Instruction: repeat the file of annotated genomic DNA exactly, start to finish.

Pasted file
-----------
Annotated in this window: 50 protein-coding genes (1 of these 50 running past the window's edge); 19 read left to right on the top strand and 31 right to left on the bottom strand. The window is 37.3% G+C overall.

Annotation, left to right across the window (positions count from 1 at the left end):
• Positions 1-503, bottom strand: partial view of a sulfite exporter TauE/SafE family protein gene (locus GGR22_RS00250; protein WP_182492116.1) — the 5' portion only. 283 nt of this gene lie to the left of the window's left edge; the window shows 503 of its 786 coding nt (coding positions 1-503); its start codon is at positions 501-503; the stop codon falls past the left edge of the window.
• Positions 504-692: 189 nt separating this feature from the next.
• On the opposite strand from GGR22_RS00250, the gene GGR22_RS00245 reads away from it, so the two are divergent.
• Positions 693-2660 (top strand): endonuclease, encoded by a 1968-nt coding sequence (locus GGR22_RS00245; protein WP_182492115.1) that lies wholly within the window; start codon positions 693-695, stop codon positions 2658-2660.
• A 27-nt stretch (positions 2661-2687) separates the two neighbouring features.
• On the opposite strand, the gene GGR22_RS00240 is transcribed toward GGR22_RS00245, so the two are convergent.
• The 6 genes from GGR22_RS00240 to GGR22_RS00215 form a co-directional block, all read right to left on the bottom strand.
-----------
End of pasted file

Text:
Annotated in this window: 50 protein-coding genes (1 of these 50 running past the window's edge); 19 read left to right on the top strand and 31 right to left on the bottom strand. The window is 37.3% G+C overall.

Annotation, left to right across the window (positions count from 1 at the left end):
• Positions 1-503, bottom strand: partial view of a sulfite exporter TauE/SafE family protein gene (locus GGR22_RS00250; protein WP_182492116.1) — the 5' portion only. 283 nt of this gene lie to the left of the window's left edge; the window shows 503 of its 786 coding nt (coding positions 1-503); its start codon is at positions 501-503; the stop codon falls past the left edge of the window.
• Positions 504-692: 189 nt separating this feature from the next.
• On the opposite strand from GGR22_RS00250, the gene GGR22_RS00245 reads away from it, so the two are divergent.
• Positions 693-2660 (top strand): endonuclease, encoded by a 1968-nt coding sequence (locus GGR22_RS00245; protein WP_182492115.1) that lies wholly within the window; start codon positions 693-695, stop codon positions 2658-2660.
• A 27-nt stretch (positions 2661-2687) separates the two neighbouring features.
• On the opposite strand, the gene GGR22_RS00240 is transcribed toward GGR22_RS00245, so the two are convergent.
• The 6 genes from GGR22_RS00240 to GGR22_RS00215 form a co-directional block, all read right to left on the bottom strand.